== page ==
How many stock market bulls got blind-sided by the 188-point drop in the S&P 500 Index?
Based on how bullish the media was going into May, probably quite a lot:
CNBC: Sell in May and go away? Maybe not this year (May 1)
WSJ: Sell in May … never mind! (May 1)
Seeking Alpha: Don’t be swayed by ‘sell in May and go away!’ (May 5)
In the big-picture context, recent losses are minimal, but those who came fashionably late to the bull party are probably wondering: Is it time to cut losses?
Based on a simple indicator, the S&P 500 SPX, -1.34% is likely to rally back to minimally 2,851 points. Why? There is an open chart gap at 2,851.11. What is a chart gap?
A gap is empty space between two price bars. Gaps, especially those created by falling prices, are like magnets for price. In fact, over the past decade, every single gap lower has been closed eventually.
The dashed purple lines below highlight some of the more recent glaring S&P 500 chart gaps.
Although this article focuses on S&P 500 gaps, the same concept applies to other indexes like the Dow Jones Industrial Average DJIA, -1.36% Nasdaq COMP, -1.54% Russell 2000 RUT, -1.51% and the corresponding ETFs.
Two major gaps created by the last two big corrections were a good indication that stocks would come back.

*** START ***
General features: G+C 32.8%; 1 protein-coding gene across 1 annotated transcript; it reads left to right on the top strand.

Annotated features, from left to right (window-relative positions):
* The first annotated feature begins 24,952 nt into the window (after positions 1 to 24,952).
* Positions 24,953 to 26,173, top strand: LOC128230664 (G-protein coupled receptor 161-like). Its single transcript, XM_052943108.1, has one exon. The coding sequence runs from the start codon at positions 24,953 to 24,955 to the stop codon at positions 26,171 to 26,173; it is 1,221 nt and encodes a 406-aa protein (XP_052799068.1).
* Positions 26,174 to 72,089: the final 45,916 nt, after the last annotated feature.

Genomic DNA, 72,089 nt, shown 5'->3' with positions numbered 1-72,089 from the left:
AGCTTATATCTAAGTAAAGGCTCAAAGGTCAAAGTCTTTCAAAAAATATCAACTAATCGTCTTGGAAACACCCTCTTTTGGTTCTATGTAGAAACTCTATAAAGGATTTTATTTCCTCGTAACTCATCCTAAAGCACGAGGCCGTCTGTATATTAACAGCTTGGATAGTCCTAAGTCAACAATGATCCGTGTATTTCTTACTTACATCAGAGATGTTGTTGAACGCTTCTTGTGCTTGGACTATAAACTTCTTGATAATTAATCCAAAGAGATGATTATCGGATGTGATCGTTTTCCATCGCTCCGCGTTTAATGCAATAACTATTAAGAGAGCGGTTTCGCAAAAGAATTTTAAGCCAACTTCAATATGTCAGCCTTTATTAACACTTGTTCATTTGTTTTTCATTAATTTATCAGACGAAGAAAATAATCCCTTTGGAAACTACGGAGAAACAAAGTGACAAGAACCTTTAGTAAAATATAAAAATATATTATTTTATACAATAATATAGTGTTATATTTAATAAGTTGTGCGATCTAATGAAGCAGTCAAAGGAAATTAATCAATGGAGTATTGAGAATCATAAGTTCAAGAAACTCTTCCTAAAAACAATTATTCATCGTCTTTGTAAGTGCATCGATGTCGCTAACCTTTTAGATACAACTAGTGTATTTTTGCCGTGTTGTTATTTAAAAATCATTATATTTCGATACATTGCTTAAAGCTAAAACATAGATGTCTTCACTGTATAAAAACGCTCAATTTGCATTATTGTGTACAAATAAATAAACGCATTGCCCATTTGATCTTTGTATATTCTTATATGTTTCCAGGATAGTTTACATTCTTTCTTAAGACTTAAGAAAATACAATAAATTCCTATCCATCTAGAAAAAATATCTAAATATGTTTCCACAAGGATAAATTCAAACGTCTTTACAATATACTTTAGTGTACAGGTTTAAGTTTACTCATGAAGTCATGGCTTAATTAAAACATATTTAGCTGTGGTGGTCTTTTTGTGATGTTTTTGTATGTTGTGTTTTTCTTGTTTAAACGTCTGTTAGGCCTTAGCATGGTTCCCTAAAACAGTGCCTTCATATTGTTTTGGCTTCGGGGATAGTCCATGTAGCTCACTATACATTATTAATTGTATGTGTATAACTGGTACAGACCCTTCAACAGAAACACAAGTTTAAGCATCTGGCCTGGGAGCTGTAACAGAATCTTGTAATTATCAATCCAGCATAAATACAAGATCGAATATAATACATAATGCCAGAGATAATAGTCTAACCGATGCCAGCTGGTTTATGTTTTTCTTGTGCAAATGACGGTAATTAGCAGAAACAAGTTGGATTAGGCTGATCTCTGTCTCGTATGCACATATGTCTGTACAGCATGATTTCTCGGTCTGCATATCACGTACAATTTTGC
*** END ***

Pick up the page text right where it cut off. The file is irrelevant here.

As the chart above shows, the S&P 500 left a gap in the initial stages of a 11.8% drop Jan. 29, 2018, at 2,851.48. That gap was closed Aug. 6.
The S&P 500 also left a gap in the initial stages of a 20.2% decline Oct. 3, 2018, at 2,921.36.
This gap was one of many reasons why I expected the S&P 500 to snap back and rally following the December meltdown.
But as the S&P 500 got closer to the gap, I warned in the April 14 Profit Radar Report (and this MarketWatch piece) that: “The 2,921.36 chart gap is not a reversal level, but once filled, the S&P accomplished that mission, and has one less reason to go higher.”
The 2,921.36 gap was filled on April 23, 2019, and the S&P 500 started falling May 1.
On its way lower, on May 22, the S&P 500 created another open gap at 2,851.11. It’s highly likely the S&P 500 will bounce to minimally close this gap eventually.
“Eventually” is the key word here. There are two lower gaps at 2,744.13 and 2,718.05 that may want to get filled before the S&P 500 gets a chance to close the 2,851.11 gap.
Investors willing to ride out temporary losses will probably get a chance to sell the S&P 500 later at 2,851 or higher.
How does the current pullback fit into the larger picture? A longer-term S&P 500 forecast is available here: “S&P 500: The Ideal Path.”
Simon Maierhofer is the founder of iSPYETF and publisher of the Profit Radar Report.
This post was originally posted at http://www.marketwatch.com/news/story.asp?guid=%7BCC6CE246-83A7-11E9-83E5-BCEB911F6567%7D&siteid=rss&rss=1.